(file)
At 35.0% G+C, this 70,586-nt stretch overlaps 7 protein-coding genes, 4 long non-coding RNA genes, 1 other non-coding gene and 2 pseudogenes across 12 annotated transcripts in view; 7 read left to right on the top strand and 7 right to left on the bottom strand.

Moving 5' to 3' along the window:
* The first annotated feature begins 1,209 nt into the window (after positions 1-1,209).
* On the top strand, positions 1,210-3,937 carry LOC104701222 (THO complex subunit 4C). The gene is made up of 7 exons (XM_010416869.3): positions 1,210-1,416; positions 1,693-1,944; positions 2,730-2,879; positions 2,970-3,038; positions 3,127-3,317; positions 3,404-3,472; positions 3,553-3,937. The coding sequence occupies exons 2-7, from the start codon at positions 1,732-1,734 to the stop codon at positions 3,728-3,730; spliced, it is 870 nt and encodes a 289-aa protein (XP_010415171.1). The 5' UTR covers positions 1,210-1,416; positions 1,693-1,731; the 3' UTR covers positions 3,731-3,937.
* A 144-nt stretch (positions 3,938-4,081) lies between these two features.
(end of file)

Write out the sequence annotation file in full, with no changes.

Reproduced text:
At 35.0% G+C, this 70,586-nt stretch overlaps 7 protein-coding genes, 4 long non-coding RNA genes, 1 other non-coding gene and 2 pseudogenes across 12 annotated transcripts in view; 7 read left to right on the top strand and 7 right to left on the bottom strand.

Moving 5' to 3' along the window:
* The first annotated feature begins 1,209 nt into the window (after positions 1-1,209).
* On the top strand, positions 1,210-3,937 carry LOC104701222 (THO complex subunit 4C). The gene is made up of 7 exons (XM_010416869.3): positions 1,210-1,416; positions 1,693-1,944; positions 2,730-2,879; positions 2,970-3,038; positions 3,127-3,317; positions 3,404-3,472; positions 3,553-3,937. The coding sequence occupies exons 2-7, from the start codon at positions 1,732-1,734 to the stop codon at positions 3,728-3,730; spliced, it is 870 nt and encodes a 289-aa protein (XP_010415171.1). The 5' UTR covers positions 1,210-1,416; positions 1,693-1,731; the 3' UTR covers positions 3,731-3,937.
* A 144-nt stretch (positions 3,938-4,081) lies between these two features.